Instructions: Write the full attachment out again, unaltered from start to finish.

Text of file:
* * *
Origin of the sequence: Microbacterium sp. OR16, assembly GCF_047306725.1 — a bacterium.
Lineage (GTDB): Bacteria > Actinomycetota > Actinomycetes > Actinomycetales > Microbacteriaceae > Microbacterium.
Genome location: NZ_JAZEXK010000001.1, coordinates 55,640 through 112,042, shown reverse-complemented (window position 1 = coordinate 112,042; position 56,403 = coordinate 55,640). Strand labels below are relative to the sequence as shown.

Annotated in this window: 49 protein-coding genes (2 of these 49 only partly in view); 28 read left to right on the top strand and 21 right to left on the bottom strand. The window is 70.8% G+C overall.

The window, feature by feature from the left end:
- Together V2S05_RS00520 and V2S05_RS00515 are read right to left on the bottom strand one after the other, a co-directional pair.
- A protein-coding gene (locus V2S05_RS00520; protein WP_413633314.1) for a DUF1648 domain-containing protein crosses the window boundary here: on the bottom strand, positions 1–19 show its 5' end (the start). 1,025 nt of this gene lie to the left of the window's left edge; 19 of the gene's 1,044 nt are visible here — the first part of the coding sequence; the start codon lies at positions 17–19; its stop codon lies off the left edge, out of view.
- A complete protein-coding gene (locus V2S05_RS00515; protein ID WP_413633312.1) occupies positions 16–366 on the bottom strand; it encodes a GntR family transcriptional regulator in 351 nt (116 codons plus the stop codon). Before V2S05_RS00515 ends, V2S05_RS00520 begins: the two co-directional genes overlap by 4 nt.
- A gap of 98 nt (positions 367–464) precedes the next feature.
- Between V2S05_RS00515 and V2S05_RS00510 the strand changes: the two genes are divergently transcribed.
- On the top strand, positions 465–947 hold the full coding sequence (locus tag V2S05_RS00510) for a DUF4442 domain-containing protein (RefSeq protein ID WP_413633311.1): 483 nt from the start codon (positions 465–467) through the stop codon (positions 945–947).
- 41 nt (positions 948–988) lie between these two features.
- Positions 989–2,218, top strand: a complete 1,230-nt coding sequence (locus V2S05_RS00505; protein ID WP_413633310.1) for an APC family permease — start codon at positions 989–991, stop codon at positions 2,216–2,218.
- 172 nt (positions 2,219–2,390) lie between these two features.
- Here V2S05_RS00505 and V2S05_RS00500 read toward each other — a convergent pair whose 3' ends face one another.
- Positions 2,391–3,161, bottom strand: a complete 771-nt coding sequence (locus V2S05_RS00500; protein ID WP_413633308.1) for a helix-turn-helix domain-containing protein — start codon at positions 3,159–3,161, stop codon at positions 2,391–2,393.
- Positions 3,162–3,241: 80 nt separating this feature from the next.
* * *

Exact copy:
Origin of the sequence: Microbacterium sp. OR16, assembly GCF_047306725.1 — a bacterium.
Lineage (GTDB): Bacteria > Actinomycetota > Actinomycetes > Actinomycetales > Microbacteriaceae > Microbacterium.
Genome location: NZ_JAZEXK010000001.1, coordinates 55,640 through 112,042, shown reverse-complemented (window position 1 = coordinate 112,042; position 56,403 = coordinate 55,640). Strand labels below are relative to the sequence as shown.

Annotated in this window: 49 protein-coding genes (2 of these 49 only partly in view); 28 read left to right on the top strand and 21 right to left on the bottom strand. The window is 70.8% G+C overall.

The window, feature by feature from the left end:
- Together V2S05_RS00520 and V2S05_RS00515 are read right to left on the bottom strand one after the other, a co-directional pair.
- A protein-coding gene (locus V2S05_RS00520; protein WP_413633314.1) for a DUF1648 domain-containing protein crosses the window boundary here: on the bottom strand, positions 1–19 show its 5' end (the start). 1,025 nt of this gene lie to the left of the window's left edge; 19 of the gene's 1,044 nt are visible here — the first part of the coding sequence; the start codon lies at positions 17–19; its stop codon lies off the left edge, out of view.
- A complete protein-coding gene (locus V2S05_RS00515; protein ID WP_413633312.1) occupies positions 16–366 on the bottom strand; it encodes a GntR family transcriptional regulator in 351 nt (116 codons plus the stop codon). Before V2S05_RS00515 ends, V2S05_RS00520 begins: the two co-directional genes overlap by 4 nt.
- A gap of 98 nt (positions 367–464) precedes the next feature.
- Between V2S05_RS00515 and V2S05_RS00510 the strand changes: the two genes are divergently transcribed.
- On the top strand, positions 465–947 hold the full coding sequence (locus tag V2S05_RS00510) for a DUF4442 domain-containing protein (RefSeq protein ID WP_413633311.1): 483 nt from the start codon (positions 465–467) through the stop codon (positions 945–947).
- 41 nt (positions 948–988) lie between these two features.
- Positions 989–2,218, top strand: a complete 1,230-nt coding sequence (locus V2S05_RS00505; protein ID WP_413633310.1) for an APC family permease — start codon at positions 989–991, stop codon at positions 2,216–2,218.
- 172 nt (positions 2,219–2,390) lie between these two features.
- Here V2S05_RS00505 and V2S05_RS00500 read toward each other — a convergent pair whose 3' ends face one another.
- Positions 2,391–3,161, bottom strand: a complete 771-nt coding sequence (locus V2S05_RS00500; protein ID WP_413633308.1) for a helix-turn-helix domain-containing protein — start codon at positions 3,159–3,161, stop codon at positions 2,391–2,393.
- Positions 3,162–3,241: 80 nt separating this feature from the next.